Ramen gets a pretty bad rap, but if your like me and obsessed with asian culture you don’t give a flying father. The noodles are just so good, firm and tasty. Not gluten-free, sorry John. This is a little snippet from Wikipedia about ramen noodles:
Most noodles are made from four basic ingredients: wheat flour, salt, water, and kansui, which is essentially a type of alkaline mineral water, containing sodium carbonate and usually potassium carbonate, as well as sometimes a small amount of phosphoric acid. Originally, kansui was named after the water from Inner Mongolia‘s Lake Kan which contained large amounts of these minerals and was said to be perfect for making these noodles. Making noodles with kansui lends them a yellowish hue as well as a firm texture. Eggs may also be substituted for kansui. Some noodles are made with neither eggs nor kansui and should only be used for yakisoba[why?].
Ramen comes in various shapes and lengths. It may be thick, thin, or even ribbon-like, as well as straight or wrinkled.
Dont worry, I’m not eating ramen made with eggs. But its the alkaline mineral water that makes them firm in a hot soup, rather than getting soggy or mushy like a regular noodle. I’ve wanted to make my own noodles before, but that seems like far too much work for this lazy cook. Instead I went to World Market where imported food stuff lines the shelves and the coffee samples flow like coffee samples. Whenever I go to World Market, which is quite often because I live so close, I debate buying some rad bath toys they have at the checkout. A suction basketball net with a floaty ball, some bath fish with a fishing pole, and good old rubber ducks. I want the fishing set most, or the basketball net. Both. I want them both equally. Were in a drought and I’m taking baths.
Anyways, I didn’t want to make noodles and there’s a good chance I never will. Because John would be at work late I bought my ramen and headed home to make a big bowl of gluten goodness. I needed extra gluten with the gluten, so I added seitan.
I set out to make my soup, a miso based ramen with leeks and seitan. I recently got a rice cooker, which is also a slow cooker and food steamer. It didn’t take me long to figure out how to make a quick soup or stew in it, just throw in the ingredients and press the white rice option. Everything cooks up quickly and easily.
Miso Ramen with Leeks and Seitan
for the base
1 c. vegetable stock
1 c. water
1 T. white miso paste
2 cloves chopped garlic
1 inch knob chopped ginger
Let this cook for about 5 minutes before adding:
1/2 leek, chopped
3 crimini mushrooms sliced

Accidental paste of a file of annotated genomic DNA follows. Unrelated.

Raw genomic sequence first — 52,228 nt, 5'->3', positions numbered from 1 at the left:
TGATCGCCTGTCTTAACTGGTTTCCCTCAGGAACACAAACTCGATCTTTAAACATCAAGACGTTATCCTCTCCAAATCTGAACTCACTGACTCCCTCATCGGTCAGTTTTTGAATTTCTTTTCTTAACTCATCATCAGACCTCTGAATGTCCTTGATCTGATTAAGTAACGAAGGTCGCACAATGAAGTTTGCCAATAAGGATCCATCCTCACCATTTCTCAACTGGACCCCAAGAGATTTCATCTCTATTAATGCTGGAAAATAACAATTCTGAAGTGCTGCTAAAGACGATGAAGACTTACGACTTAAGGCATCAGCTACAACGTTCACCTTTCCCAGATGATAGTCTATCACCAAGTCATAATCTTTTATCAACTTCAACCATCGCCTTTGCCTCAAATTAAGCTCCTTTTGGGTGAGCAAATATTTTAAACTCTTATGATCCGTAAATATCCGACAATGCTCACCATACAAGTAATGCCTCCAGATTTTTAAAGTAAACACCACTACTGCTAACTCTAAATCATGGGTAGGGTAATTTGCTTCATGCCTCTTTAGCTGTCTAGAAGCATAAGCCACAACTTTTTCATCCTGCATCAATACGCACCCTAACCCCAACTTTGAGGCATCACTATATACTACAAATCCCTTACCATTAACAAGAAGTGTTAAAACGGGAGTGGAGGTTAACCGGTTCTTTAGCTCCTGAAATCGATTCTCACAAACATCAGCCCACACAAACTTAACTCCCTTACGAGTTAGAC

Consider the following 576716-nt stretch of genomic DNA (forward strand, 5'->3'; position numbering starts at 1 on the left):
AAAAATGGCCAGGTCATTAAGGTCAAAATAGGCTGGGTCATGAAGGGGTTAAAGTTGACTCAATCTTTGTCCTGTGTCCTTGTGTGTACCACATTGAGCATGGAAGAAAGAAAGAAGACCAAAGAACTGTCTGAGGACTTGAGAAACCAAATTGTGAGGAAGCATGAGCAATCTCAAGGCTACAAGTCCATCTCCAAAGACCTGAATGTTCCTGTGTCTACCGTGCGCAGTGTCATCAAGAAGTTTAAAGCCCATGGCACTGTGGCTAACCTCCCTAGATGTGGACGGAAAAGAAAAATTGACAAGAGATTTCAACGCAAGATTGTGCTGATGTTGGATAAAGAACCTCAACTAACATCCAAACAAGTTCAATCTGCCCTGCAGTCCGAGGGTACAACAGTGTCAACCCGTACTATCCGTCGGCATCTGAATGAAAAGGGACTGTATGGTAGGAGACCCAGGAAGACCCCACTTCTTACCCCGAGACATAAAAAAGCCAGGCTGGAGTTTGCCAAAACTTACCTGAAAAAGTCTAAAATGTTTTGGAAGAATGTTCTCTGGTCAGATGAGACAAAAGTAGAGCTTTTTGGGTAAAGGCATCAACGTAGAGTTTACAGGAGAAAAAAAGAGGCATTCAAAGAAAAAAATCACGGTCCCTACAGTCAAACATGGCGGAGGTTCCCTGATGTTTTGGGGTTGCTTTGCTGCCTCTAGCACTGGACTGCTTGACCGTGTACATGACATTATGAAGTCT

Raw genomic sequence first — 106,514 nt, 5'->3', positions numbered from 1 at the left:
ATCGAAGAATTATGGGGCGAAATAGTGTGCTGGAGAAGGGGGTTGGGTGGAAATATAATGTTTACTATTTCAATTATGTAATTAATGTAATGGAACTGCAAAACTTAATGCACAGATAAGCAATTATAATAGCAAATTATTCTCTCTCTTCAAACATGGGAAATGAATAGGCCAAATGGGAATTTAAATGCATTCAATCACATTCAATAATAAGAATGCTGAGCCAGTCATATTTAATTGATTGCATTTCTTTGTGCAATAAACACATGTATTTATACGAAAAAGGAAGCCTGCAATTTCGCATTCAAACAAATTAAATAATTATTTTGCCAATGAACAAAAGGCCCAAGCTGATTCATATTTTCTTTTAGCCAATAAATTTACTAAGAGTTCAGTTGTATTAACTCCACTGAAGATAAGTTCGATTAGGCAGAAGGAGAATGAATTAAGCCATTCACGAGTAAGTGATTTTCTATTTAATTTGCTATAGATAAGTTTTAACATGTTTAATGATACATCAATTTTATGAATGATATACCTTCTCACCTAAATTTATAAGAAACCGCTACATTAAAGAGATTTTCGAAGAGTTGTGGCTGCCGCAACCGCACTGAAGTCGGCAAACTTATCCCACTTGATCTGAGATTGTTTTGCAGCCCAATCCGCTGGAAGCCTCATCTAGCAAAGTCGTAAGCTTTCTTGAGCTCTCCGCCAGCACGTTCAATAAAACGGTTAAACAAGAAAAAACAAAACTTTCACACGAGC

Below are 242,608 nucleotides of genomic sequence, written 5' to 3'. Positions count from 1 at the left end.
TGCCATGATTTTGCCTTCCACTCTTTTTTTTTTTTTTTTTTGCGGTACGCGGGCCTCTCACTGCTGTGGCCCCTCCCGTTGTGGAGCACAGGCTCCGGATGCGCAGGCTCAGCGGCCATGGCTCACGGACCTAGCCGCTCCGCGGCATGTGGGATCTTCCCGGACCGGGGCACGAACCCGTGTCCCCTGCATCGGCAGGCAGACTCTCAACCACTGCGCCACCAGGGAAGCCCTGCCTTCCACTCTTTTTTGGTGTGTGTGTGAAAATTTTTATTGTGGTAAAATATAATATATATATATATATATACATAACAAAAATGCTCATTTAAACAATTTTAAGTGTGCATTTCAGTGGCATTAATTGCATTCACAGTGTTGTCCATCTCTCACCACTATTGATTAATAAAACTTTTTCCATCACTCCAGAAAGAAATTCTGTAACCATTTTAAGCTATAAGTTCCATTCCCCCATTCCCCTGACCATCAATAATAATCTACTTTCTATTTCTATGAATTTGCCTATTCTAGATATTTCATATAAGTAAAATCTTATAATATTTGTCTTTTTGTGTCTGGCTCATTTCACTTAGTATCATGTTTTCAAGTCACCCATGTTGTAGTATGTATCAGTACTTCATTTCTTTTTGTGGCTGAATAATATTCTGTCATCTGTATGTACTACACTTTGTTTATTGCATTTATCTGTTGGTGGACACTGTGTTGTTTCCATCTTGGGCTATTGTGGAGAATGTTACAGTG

4 slices frozen lotus root slices
1/2 c. frozen or fresh seitan
I let this cook another 5 minutes before adding my noodles. I used 1 bundle of the ramen noodles which was probably more like 2 servings. The instructions on the package said to cook for 4 minutes but I tasted them at the 4 minute mark and decided another minute wouldn’t be a bad idea.
wedge of lime
1/4 bunch fresh cilantro, chopped
dash red pepper flake
The lotus root isn’t totally necessary for the soup, but it gives life to an otherwise visually plain dish. It’s also very tasty, like a sunchoke meets a potato. You will have to go to an asian market to find lotus root, which I’ve seen both fresh and frozen. I chose frozen because it is easier to cook and is a little less intimidating when working with a new vegetable.
The seitan is also totally optional in this dish. I love seitan and digest gluten fine so I threw it in there. It’s not my favorite source of plant-based protein (beans FTW) because its very processed, but I have two 5 lb bags of the stuff in my freezer. A gift from the chef where John works. It will likely last a very, very long time.
This soup was super tasty and quite filling. I don’t get to eat ramen very often and this really hit the spot. On a cold night something like this is perfect. If I were making this for John (who is GF) and myself, I would’ve either used soybean noodles or rice noodles. The soy noodles I use are from Explore Asia, you can read more about their products here. You may have seen tofu or soy noodles in the refrigerated section of many big name grocers, but these are much different from those shiritaki tofu noodles. Those noodles come in a bag of water and are straight up nasty. Dont bother.
I found the soy noodles I use at Whole Foods, and the company also makes black bean spaghetti and mung bean fettuccine (my fav). If you end up going to an asian food store to pick up lotus root, you can check out some real shiritaki noodles. They are made out of yam, and are much more palatable with a well seasoned dish. I’ll have to post more about those noodles another time.